Donald Trump does not want to run to become our next President.
It's entirely possible that he wants to be president. He's a man who likes power and glory. But running for President involves retail politics - that means not only talking to regular Americans, but listening to them, which Trump has never shown much interest in.
However, acting as though he wants to run is something Trump is excelling at. This allows him to give speeches and appear on TV, which he loves. It allows him to be provocative and sensational, which is his true gift. It allows him to be the center of attention, which is where he's most at home.
All of which should scare Republicans. You don't want a man who has no interest in truly running to be your frontrunner. It makes your other candidates look a little pathetic. They can't compete with Trump's wattage, and it will make them appear flimsy by the time he bows out of the race. Trump is effectively sucking he oxygen out of their fledgling campaigns, which makes it hard to raise money, get attention and build name recognition… all of which they'll need to take on the billion-dollar brand that is Obama.
You can see Republican power brokers angling to bump Trump - they know that he's more threat than treat, more of a liability than a likability. The greatest fear is that at the first GOP primary debate on May 5th, the candidate not on the stage will get more attention than the few who are. The candidates would rather spend their time associating their party with Ronald Reagan than fielding questions on Trump… at least that star-driven media manipulator had some interest in elected office.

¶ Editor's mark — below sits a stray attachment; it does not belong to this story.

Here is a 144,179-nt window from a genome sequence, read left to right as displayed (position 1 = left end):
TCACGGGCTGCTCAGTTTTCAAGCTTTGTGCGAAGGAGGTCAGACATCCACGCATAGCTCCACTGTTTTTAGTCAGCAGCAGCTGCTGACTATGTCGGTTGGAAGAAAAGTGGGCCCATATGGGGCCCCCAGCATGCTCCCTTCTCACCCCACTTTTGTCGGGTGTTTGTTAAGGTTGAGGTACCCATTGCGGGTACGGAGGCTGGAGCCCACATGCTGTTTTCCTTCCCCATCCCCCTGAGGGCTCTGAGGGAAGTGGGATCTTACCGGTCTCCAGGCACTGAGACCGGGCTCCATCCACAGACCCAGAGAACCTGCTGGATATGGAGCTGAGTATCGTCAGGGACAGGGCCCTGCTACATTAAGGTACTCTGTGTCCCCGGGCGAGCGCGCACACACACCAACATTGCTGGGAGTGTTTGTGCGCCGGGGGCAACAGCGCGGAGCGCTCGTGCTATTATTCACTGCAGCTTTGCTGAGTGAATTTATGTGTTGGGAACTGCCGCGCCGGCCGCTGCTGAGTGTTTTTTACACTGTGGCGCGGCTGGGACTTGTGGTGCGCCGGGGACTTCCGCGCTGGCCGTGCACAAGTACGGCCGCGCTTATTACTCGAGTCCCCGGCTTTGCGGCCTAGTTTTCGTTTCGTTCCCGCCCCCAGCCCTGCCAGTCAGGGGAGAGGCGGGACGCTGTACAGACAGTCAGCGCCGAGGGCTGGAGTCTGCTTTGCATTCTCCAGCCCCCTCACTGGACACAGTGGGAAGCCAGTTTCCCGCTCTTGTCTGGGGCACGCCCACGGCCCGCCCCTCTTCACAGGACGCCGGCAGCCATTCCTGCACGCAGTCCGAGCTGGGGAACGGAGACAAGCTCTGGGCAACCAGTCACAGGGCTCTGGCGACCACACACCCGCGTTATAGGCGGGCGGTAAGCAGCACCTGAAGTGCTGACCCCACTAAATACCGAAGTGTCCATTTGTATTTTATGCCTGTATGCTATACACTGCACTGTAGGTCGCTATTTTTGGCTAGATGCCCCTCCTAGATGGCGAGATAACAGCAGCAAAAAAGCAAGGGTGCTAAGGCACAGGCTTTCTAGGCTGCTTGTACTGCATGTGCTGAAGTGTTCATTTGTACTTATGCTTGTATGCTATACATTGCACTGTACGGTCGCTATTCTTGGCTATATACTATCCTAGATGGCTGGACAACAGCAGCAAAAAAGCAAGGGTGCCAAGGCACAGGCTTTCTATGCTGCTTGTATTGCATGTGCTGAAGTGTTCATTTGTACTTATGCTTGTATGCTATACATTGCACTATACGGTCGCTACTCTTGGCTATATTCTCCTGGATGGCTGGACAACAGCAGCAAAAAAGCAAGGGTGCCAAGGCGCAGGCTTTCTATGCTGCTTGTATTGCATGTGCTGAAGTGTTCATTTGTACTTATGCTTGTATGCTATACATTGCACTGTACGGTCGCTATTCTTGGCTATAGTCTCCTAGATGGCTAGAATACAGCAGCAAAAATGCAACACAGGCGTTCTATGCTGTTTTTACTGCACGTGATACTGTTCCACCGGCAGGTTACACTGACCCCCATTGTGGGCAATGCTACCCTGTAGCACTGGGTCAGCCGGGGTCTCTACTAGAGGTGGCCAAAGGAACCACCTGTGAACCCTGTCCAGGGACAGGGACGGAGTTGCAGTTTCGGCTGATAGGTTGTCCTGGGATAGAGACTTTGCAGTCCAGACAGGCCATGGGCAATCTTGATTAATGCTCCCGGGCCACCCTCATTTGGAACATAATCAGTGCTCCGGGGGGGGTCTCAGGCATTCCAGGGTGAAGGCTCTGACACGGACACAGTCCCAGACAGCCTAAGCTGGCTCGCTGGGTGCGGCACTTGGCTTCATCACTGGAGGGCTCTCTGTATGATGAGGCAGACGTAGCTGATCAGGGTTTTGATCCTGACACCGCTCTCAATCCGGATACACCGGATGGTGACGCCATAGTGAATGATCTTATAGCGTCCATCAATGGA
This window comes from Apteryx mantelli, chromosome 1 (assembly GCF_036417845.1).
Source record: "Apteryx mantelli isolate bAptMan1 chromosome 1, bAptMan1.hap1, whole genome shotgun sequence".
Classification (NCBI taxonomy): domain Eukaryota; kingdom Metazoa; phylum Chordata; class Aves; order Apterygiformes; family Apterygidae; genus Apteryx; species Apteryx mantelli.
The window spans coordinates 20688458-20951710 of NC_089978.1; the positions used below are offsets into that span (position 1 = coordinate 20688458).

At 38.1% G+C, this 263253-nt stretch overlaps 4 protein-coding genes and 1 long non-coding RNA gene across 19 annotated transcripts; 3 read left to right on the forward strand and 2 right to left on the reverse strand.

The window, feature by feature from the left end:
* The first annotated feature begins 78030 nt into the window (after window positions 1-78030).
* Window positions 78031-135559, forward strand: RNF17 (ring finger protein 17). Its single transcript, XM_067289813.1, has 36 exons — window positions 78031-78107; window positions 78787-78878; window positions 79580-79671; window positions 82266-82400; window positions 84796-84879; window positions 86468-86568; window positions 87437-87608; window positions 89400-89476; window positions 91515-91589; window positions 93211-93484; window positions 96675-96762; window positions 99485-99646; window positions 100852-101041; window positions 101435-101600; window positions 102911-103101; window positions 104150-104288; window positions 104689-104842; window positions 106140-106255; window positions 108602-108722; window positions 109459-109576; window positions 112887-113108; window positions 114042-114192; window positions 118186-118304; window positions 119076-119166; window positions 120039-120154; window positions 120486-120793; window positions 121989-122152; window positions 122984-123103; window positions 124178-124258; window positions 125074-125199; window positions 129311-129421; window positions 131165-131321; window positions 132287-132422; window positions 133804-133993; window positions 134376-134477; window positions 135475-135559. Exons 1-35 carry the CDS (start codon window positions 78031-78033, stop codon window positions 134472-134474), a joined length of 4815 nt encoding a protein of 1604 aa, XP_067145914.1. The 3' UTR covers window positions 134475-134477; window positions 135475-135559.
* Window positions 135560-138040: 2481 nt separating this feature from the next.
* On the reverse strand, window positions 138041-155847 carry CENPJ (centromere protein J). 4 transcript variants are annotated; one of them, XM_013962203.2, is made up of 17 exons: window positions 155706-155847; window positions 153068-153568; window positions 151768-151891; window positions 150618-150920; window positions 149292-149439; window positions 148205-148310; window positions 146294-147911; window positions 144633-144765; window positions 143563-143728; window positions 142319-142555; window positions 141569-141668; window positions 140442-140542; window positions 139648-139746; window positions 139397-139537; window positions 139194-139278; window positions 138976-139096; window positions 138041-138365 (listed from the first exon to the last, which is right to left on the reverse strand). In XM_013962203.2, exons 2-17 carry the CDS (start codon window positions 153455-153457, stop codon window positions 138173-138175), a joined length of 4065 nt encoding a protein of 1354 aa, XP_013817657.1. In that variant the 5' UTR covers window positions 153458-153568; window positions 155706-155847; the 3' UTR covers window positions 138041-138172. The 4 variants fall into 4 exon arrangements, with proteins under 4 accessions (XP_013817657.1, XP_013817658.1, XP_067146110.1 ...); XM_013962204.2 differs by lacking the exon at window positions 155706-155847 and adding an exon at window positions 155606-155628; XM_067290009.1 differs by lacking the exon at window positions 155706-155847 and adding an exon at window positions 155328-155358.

In the end, Donald Trump will not be our next President - so the longer he dominates the news cycles, the more Democrats should be thrilled. It heightens the circus-like quality of their opponents' primary, hints at the desperation felt by many Republicans, and showcases a few of the wedge issues that split the conservative movement.
But I'm not thrilled. The longer Trump romps around, the better Democrats look; but the worse our entire political process comes out. There are real differences between the left and right in this country that deserve a healthy discussion -- yet we are perpetually distracted from real debate. We are distracted by birthers challenging Obama's citizenship. We are distracted by Tea Partiers claiming Obama wants their guns…and by progressives dismissing Tea Partiers as nothing more than kooks. We are distracted by big corporations that don't want us to think about how much money their executives are making and how little taxes they are paying. We are distracted by a Democratic Party that often obscures its real differences with Republicans in order to seize a mushy middleground.
And now we're distracted by Donald Trump.
The Republican primary will be a fascinating clash of ideologies without Trump's ideology of self-importance in the mix. There will be culture wars, economic battles and real discussions that go beyond blaming Obama (though I expect a hearty amount of that as well) and give self-identified conservatives real questions to consider. How important is their war against equality for gay and lesbians when balanced against economic concerns? How much do they see Wall Street bailouts as a problem? What would they have done differently than Obama in Egypt, Libya and Yemen?
I want to hear those answers - as do many Republican voters - but right now all we're going to hear is whatever Trump knows will make headlines the next day.
A serious Republican primary would also force Obama to be serious about his policies and plans. A farce on the right will allow Obama to look like the only adult in the room - which means he won't have to articulate his vision as clearly to the American people or to his own progressive base, which has been frustrated with him over his first two years. And while that may be good for chances of Democratic victory, it's not good for progressives who want these ideas discussed, and it's not good for Americans who want to understand the choices they are making.
None of which will be an issue because Trump won't run and won't win. All of it, though, is a distraction for now.
Justin Krebs is a political organizer and writer based in New York City. He is the founder of Living Liberally, a nationwide network of 250 local clubs that create social events around progressive politics, and author of "538 Ways to Live, Work and Play Like a Liberal."